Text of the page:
I really didn’t want to jump on this bandwagon, but it’s the only thing on my mind at the moment. Obligatory biased console article, go!
On May 21st, the Xbox One (or X1, or Xbone, or useless DRM machine; whichever name you prefer) was revealed to the general public. I needed to put a date on that, because I want my articles to be timeless. Immediately after the presentation, I got the distinct impression that many people weren’t ready to jump up and buy the thing.
Personally, I got psyched about the Xbox One. Super psyched, even. This machine was everything I wanted out of a console. As I talked to people about it, though, I started to realize that people want different things out of the next generation than I do. If only I had a public place to relay why I’m planning to buy the X1 in an organized manner…
Oh right. Here. So let’s go through what I love about the X1 from what we know so far in a sectioned article format!
Also, go ahead and leave your opinions in the comments. Actually, don’t go ahead and do that. Read the article first, and then be sure to understand that I’m not trying to convince you that the X1 is the console you need to buy this holiday season. I have literally no reason to care about what console you buy. Odds are, we want two different things out of our consoles, and that’s fine.
Part I: Multitasking
This is probably going to end up being the biggest section, as I absolutely love the concept of multitasking. They weren’t very specific at the reveal, but in the Architecture conference they held shortly after, they went into a little more detail about how the X1 is going to handle multitasking.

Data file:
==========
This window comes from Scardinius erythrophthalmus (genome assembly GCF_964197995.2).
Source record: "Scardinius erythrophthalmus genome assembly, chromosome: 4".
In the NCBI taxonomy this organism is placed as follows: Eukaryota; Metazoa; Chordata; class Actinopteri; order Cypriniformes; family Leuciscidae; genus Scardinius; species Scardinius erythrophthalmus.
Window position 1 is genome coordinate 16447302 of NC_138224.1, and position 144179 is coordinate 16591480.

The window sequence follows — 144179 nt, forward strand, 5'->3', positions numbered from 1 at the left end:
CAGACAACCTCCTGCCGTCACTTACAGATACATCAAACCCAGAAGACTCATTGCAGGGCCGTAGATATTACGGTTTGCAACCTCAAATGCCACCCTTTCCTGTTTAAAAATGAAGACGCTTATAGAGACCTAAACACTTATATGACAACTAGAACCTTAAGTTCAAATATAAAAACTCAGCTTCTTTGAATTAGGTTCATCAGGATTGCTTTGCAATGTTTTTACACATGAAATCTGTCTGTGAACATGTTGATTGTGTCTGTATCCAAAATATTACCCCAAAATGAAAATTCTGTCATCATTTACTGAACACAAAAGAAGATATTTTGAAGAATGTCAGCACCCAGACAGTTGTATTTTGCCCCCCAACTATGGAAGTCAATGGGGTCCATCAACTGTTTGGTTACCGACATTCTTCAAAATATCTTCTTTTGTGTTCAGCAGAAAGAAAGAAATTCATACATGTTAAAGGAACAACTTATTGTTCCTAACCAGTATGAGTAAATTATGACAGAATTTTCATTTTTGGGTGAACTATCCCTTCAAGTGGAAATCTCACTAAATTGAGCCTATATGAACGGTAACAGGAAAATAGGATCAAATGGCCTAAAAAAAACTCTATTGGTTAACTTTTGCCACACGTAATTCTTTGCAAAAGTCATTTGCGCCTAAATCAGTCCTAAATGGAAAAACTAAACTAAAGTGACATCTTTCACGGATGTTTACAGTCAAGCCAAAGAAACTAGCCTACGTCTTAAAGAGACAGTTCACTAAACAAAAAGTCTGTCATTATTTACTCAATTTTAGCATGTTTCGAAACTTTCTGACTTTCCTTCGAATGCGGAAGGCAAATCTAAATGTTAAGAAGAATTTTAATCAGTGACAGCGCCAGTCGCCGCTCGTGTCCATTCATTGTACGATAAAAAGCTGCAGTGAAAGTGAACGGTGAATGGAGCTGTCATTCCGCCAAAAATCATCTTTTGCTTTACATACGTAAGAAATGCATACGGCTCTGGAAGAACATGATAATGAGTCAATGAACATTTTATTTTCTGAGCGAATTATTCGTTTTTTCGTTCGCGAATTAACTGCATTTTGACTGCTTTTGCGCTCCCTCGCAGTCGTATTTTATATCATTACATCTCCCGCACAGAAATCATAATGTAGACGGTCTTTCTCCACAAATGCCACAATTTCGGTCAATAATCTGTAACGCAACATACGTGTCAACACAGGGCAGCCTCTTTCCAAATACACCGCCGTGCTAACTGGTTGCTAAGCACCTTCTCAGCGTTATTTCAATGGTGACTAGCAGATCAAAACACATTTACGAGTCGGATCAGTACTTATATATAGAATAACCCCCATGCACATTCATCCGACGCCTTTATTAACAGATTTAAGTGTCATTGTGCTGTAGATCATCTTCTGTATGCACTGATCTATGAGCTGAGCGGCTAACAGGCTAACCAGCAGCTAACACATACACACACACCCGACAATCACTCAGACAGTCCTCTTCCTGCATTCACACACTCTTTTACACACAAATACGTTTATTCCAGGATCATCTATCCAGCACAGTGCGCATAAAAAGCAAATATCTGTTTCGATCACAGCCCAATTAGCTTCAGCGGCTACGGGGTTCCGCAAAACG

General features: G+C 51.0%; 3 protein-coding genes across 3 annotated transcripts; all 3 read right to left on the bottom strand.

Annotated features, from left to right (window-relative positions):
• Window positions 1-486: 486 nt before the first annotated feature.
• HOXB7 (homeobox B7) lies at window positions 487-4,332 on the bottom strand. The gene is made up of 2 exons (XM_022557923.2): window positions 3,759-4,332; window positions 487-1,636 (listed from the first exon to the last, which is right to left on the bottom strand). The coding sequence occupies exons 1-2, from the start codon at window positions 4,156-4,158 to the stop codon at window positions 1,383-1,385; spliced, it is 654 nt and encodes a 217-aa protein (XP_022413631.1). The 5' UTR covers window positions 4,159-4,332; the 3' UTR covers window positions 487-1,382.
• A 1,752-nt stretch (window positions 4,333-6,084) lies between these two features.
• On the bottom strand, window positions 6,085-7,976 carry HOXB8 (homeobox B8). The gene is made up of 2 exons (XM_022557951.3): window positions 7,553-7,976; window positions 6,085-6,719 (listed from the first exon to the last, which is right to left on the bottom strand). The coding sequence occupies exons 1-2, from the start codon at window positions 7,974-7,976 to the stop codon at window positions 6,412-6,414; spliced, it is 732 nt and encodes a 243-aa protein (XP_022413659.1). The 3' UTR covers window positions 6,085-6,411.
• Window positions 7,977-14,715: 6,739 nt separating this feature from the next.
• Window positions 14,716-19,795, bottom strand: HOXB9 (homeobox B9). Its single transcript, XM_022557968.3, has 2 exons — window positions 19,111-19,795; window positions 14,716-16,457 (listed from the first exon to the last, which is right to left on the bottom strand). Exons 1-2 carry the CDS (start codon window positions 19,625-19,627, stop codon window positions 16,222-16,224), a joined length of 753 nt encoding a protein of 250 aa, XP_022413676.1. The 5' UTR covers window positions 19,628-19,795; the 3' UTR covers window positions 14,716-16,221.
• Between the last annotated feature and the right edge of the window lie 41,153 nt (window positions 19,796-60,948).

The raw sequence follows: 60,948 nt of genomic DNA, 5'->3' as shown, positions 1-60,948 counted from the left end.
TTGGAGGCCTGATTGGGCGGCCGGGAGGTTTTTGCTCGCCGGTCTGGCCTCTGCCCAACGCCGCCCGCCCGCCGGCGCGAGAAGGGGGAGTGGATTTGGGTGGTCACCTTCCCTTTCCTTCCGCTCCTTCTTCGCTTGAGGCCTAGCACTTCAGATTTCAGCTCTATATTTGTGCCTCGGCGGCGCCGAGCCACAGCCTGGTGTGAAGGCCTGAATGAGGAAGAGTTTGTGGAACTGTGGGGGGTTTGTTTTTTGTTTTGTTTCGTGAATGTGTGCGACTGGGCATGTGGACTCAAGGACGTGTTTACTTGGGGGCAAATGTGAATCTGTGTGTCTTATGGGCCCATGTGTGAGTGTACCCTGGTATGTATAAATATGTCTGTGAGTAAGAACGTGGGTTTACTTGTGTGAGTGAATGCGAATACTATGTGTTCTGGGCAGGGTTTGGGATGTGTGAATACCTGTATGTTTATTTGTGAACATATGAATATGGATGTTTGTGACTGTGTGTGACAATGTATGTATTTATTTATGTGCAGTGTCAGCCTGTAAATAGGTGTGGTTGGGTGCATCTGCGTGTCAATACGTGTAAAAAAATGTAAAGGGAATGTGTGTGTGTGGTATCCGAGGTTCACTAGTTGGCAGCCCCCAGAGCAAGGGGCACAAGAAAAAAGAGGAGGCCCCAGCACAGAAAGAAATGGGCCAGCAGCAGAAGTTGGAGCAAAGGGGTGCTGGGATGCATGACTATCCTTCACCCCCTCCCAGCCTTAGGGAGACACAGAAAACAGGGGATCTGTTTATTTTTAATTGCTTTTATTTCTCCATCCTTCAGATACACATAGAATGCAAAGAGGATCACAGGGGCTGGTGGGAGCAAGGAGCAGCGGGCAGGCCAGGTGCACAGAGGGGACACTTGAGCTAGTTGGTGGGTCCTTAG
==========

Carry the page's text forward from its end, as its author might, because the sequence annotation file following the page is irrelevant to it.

The X1 is basically split into two different virtual machines when apps and games are running side-by-side. Both of them have resources of the console dedicated specifically to themselves, ensuring that apps don’t negatively affect game performance. What does this mean for you as a consumer? Well, on a base level, it means that you can have games and apps running at the same time without causing slowdown in your game.
Remember the Pizza Hut app that came out for the Xbox 360? That was pretty useless. On paper it sounds good, I guess. Gamers like video games and pizza, and now they’re both on one box! In practice, though, it was completely inconvenient. You had to save your game, exit it, hunt down the Pizza Hut app that was buried in the menu, open it, and then finally make your order. At that point, it was really more convenient to get on a computer and order or, heaven forbid, call the pizza place.
That is gone on the X1. The Pizza Hut app can be opened up in parallel with the game you’re playing, and you can order immediately. Suddenly, that has become the most convenient way to order pizza.
Okay, the pizza thing is pretty frivolous. But it works as a good example of exactly how multitasking benefits the consumer, rather than just being a buzzword. The example of running Skype alongside a movie was another great demonstration of it. I voice chat on Skype fairly often, so having that option while I’m playing games on my console or watching a movie is absolutely awesome.
“Well gee, Siege, this sounds a lot like what a PC does!” I’m delusively pretending you say. Well hush, I’ll get to that later.
Part II: TV TV Television TV TV TV
The word “TV” was thrown around a lot at the conference. Here, watch this video you’ve probably already seen:
One of the things I said as rumors flew before the X1 conference was “If this thing has a cable input, I’m definitely buying it.” It’s similar to the WiiU’s launch; when TVii was announced, I thought it was going to be able to take your cable signal and be able to transmit it to the gamepad. Unfortunately, it ended up being a glorified touch-screen remote. It wasn’t entirely useless, but it still could have been much better.
The X1 looks like it’s going to scratch that itch for me. I’m going to have everything I do for my leisure in one box in a way I’ve never had it before. With the HDMI-in on the X1, there are so many possibilities. It could work as a DVR, for example. If I recall correctly, it was said at the conference that TV and games will be able to run side-by-side in some way, be it for hot swapping or literally side-by-side. And that, to me, is awesome.